Read, discuss, promo all things YA


“Start early and work hard. A writer’s apprenticeship usually involves writing a million words (which are then discarded) before he’s almost ready to begin. That takes a while.” – David Eddings 

In Malcolm Gladwell’s book Outliers, he talks about the 10,000 hour rule. It states that the key to success in any field is, to a large extent, a matter of practicing a specific task for a total of around 10,000 hours. This does not mean you have to write for 10,000 hours before you can create a book worth publishing, but with every word you write, your experience and skill increase.

If you’re nowhere near the 10,000 hour mark and the book you’ve written isn’t getting the praise you expect, perhaps you should re-examine your ability to write. Every one of us can always improve. I recently looked at a novel I wrote ten years ago (which I thought was amazing at the time) with shock at the rookie mistakes, awful pacing, incredible wordiness, and countless clichés. That book is due for a complete rewrite.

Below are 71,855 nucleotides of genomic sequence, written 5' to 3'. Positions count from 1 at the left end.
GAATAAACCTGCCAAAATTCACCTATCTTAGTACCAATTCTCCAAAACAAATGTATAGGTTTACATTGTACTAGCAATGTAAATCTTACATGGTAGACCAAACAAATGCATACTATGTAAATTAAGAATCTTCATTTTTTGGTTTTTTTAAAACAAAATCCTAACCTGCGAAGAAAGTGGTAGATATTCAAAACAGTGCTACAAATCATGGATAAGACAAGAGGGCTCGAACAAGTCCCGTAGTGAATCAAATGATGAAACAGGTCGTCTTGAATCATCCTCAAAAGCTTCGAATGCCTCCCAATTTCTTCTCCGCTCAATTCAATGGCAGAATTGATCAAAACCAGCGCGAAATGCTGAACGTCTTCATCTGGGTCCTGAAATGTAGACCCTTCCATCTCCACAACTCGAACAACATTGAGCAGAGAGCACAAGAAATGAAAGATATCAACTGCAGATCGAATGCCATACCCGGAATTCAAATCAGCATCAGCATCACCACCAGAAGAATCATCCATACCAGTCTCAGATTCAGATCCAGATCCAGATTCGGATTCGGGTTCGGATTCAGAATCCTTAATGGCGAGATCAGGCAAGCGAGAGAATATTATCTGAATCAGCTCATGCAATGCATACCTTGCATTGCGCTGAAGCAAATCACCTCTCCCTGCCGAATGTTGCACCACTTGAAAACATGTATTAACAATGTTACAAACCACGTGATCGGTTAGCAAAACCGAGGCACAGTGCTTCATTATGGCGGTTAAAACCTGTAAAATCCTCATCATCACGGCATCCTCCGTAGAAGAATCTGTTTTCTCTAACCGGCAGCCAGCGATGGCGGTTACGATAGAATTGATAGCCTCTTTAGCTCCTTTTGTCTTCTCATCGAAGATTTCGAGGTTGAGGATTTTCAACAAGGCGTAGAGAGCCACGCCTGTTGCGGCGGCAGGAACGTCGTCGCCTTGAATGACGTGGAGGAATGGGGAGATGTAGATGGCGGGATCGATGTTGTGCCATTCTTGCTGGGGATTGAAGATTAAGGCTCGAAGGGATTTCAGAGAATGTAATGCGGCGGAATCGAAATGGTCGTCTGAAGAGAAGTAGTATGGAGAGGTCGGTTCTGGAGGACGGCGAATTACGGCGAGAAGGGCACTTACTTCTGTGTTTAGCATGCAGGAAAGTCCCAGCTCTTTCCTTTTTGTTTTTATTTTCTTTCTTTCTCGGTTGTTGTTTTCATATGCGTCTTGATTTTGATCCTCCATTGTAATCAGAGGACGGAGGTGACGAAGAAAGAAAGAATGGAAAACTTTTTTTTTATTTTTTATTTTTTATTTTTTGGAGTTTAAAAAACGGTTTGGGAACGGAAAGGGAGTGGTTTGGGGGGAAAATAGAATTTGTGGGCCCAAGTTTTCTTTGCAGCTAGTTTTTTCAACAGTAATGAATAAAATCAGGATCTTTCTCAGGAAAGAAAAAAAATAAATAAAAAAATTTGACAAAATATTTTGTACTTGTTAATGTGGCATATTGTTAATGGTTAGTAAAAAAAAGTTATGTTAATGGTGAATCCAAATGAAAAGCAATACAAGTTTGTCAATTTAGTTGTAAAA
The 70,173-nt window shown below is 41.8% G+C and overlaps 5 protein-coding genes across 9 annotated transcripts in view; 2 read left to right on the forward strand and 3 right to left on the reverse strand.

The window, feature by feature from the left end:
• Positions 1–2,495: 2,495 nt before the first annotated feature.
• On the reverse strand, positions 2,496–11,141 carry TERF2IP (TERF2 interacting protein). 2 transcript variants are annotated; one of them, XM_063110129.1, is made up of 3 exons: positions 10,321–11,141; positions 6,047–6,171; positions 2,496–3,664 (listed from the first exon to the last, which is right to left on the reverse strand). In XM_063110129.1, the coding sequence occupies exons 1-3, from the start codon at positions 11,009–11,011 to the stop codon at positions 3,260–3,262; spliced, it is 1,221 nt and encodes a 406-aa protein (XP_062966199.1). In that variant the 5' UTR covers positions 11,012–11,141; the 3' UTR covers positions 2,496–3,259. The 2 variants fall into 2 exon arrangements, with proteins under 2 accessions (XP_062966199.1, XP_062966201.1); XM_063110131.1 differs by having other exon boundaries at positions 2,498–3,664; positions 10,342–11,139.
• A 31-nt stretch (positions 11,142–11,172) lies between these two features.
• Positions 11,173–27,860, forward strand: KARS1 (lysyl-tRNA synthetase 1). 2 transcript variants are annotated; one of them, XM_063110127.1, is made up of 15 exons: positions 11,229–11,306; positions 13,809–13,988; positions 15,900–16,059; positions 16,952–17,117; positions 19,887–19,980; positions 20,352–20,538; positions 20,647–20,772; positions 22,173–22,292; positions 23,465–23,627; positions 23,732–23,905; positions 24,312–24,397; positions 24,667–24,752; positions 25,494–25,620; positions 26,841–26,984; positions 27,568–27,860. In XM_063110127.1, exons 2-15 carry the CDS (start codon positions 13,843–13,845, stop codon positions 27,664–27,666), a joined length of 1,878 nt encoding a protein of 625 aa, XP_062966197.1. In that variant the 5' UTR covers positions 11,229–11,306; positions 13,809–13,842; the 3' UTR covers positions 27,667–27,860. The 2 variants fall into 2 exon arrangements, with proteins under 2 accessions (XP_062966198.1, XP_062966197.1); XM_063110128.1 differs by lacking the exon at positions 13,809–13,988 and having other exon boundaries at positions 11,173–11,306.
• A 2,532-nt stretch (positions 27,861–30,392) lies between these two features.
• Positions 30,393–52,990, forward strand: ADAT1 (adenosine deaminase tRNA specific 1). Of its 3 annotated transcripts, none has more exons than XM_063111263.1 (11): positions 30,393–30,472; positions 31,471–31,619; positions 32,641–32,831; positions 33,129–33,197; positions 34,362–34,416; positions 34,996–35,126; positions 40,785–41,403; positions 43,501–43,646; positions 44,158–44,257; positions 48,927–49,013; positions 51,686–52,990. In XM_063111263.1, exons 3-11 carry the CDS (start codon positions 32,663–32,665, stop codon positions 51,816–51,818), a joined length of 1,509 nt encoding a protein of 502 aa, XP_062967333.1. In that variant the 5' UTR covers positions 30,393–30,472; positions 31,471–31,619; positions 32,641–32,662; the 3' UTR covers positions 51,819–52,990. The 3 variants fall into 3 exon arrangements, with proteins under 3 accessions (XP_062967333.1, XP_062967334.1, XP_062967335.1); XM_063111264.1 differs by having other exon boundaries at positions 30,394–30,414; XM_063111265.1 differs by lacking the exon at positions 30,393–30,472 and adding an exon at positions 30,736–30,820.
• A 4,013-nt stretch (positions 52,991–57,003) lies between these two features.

Remember a five years ago when you thought you knew it all, and now looking back you realize just how much you’ve learned since then, how much wiser you’ve become? Do you think you’ll be thinking any differently about who you are now in another five years? True humility is not the downplaying of our skills, but the realization that we still have much to learn no matter what our skill level may be. True wisdom comes from learning this fact. You don’t know it all, not about writing, relationships, business, or life. You never will. But you will learn more. You’ll always learn more.

Write to improve your skill, write to learn how to write, write because you love to write. You’re a young adult writer. You want to produce amazing YA novels. Finish your novel, and as you start to shop it around, put it up online, or whatever you choose, write some more! It’s who we are. Embrace that. Write!